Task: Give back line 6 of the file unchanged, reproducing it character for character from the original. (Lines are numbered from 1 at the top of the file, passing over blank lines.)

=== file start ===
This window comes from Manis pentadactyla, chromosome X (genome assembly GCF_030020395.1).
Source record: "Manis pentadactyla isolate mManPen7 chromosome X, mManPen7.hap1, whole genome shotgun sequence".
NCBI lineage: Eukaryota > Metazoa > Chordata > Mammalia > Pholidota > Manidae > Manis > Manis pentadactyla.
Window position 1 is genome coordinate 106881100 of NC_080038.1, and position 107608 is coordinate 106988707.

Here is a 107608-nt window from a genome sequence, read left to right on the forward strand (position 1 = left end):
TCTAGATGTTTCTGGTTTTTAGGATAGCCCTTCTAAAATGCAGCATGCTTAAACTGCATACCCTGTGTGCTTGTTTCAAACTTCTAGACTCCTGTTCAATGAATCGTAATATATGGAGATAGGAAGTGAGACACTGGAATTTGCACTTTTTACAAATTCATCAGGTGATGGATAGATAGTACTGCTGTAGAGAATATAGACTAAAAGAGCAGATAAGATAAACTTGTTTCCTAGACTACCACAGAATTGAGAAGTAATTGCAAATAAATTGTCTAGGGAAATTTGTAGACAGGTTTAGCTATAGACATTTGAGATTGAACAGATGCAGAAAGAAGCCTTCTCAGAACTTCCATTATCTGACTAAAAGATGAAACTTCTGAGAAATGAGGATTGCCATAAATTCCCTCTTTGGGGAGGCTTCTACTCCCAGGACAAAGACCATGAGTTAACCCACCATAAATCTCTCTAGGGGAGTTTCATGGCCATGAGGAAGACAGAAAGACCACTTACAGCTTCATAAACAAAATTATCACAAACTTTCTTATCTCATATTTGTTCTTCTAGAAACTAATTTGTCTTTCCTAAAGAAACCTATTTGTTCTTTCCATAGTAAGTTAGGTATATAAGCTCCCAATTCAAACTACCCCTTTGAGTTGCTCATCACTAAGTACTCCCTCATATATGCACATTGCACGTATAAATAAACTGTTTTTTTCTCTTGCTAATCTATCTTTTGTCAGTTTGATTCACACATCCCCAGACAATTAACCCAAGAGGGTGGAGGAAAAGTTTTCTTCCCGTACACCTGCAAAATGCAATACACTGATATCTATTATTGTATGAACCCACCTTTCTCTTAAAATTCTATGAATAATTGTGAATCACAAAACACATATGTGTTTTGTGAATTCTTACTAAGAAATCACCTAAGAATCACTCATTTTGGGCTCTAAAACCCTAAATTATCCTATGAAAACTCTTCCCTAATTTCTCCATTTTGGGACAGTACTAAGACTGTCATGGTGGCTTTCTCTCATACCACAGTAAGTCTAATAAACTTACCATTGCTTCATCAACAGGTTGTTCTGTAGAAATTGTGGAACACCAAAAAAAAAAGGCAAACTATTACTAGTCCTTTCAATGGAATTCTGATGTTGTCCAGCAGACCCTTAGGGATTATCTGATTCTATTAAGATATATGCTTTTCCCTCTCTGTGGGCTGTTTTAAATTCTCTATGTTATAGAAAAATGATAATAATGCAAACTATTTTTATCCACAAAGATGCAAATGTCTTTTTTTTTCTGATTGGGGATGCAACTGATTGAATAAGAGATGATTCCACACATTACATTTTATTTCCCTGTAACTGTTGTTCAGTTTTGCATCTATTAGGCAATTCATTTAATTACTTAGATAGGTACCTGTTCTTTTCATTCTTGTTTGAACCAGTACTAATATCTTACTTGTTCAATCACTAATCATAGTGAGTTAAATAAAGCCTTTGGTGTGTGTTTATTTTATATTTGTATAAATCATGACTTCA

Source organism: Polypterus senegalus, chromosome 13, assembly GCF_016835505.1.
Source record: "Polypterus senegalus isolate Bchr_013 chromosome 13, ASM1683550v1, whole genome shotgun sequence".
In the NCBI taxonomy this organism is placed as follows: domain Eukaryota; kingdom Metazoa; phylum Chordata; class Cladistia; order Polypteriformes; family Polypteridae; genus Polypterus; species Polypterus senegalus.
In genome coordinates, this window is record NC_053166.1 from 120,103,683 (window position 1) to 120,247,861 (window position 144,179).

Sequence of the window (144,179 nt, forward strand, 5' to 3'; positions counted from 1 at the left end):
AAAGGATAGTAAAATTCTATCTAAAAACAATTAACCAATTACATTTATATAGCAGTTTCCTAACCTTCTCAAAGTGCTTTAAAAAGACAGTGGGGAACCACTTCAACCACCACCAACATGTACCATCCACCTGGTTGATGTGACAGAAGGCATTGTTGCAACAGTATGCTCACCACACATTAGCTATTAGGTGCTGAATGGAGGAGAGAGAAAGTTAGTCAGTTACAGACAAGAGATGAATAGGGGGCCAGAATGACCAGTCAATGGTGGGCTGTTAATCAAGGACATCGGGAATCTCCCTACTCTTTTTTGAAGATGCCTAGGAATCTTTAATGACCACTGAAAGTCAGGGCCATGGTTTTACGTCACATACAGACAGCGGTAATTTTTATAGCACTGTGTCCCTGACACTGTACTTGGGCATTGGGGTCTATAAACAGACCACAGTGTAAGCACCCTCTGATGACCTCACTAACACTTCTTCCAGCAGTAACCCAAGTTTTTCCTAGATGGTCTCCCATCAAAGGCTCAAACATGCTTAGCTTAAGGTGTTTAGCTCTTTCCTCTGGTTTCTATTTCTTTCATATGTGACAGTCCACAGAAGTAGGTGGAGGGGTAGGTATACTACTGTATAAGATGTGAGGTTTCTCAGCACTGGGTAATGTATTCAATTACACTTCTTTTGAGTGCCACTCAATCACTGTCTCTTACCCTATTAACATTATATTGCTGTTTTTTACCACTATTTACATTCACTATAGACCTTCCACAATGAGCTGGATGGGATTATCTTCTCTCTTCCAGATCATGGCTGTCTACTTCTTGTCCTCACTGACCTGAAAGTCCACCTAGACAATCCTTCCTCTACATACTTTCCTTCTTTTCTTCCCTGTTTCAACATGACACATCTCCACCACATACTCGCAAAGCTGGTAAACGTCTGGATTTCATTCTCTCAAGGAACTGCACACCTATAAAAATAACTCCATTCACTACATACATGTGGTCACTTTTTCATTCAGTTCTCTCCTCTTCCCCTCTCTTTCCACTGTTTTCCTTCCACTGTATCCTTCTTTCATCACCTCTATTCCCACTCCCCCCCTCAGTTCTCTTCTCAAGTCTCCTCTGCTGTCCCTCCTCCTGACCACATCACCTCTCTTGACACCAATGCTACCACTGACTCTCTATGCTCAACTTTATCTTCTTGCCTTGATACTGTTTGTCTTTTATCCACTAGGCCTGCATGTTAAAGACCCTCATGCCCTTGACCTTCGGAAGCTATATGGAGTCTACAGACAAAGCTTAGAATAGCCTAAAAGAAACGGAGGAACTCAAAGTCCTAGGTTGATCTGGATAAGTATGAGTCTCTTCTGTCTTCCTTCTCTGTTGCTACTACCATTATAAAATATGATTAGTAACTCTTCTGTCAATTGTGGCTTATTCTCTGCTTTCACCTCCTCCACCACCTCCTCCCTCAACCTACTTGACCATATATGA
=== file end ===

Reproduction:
TCTAGATGTTTCTGGTTTTTAGGATAGCCCTTCTAAAATGCAGCATGCTTAAACTGCATACCCTGTGTGCTTGTTTCAAACTTCTAGACTCCTGTTCAATGAATCGTAATATATGGAGATAGGAAGTGAGACACTGGAATTTGCACTTTTTACAAATTCATCAGGTGATGGATAGATAGTACTGCTGTAGAGAATATAGACTAAAAGAGCAGATAAGATAAACTTGTTTCCTAGACTACCACAGAATTGAGAAGTAATTGCAAATAAATTGTCTAGGGAAATTTGTAGACAGGTTTAGCTATAGACATTTGAGATTGAACAGATGCAGAAAGAAGCCTTCTCAGAACTTCCATTATCTGACTAAAAGATGAAACTTCTGAGAAATGAGGATTGCCATAAATTCCCTCTTTGGGGAGGCTTCTACTCCCAGGACAAAGACCATGAGTTAACCCACCATAAATCTCTCTAGGGGAGTTTCATGGCCATGAGGAAGACAGAAAGACCACTTACAGCTTCATAAACAAAATTATCACAAACTTTCTTATCTCATATTTGTTCTTCTAGAAACTAATTTGTCTTTCCTAAAGAAACCTATTTGTTCTTTCCATAGTAAGTTAGGTATATAAGCTCCCAATTCAAACTACCCCTTTGAGTTGCTCATCACTAAGTACTCCCTCATATATGCACATTGCACGTATAAATAAACTGTTTTTTTCTCTTGCTAATCTATCTTTTGTCAGTTTGATTCACACATCCCCAGACAATTAACCCAAGAGGGTGGAGGAAAAGTTTTCTTCCCGTACACCTGCAAAATGCAATACACTGATATCTATTATTGTATGAACCCACCTTTCTCTTAAAATTCTATGAATAATTGTGAATCACAAAACACATATGTGTTTTGTGAATTCTTACTAAGAAATCACCTAAGAATCACTCATTTTGGGCTCTAAAACCCTAAATTATCCTATGAAAACTCTTCCCTAATTTCTCCATTTTGGGACAGTACTAAGACTGTCATGGTGGCTTTCTCTCATACCACAGTAAGTCTAATAAACTTACCATTGCTTCATCAACAGGTTGTTCTGTAGAAATTGTGGAACACCAAAAAAAAAAGGCAAACTATTACTAGTCCTTTCAATGGAATTCTGATGTTGTCCAGCAGACCCTTAGGGATTATCTGATTCTATTAAGATATATGCTTTTCCCTCTCTGTGGGCTGTTTTAAATTCTCTATGTTATAGAAAAATGATAATAATGCAAACTATTTTTATCCACAAAGATGCAAATGTCTTTTTTTTTCTGATTGGGGATGCAACTGATTGAATAAGAGATGATTCCACACATTACATTTTATTTCCCTGTAACTGTTGTTCAGTTTTGCATCTATTAGGCAATTCATTTAATTACTTAGATAGGTACCTGTTCTTTTCATTCTTGTTTGAACCAGTACTAATATCTTACTTGTTCAATCACTAATCATAGTGAGTTAAATAAAGCCTTTGGTGTGTGTTTATTTTATATTTGTATAAATCATGACTTCA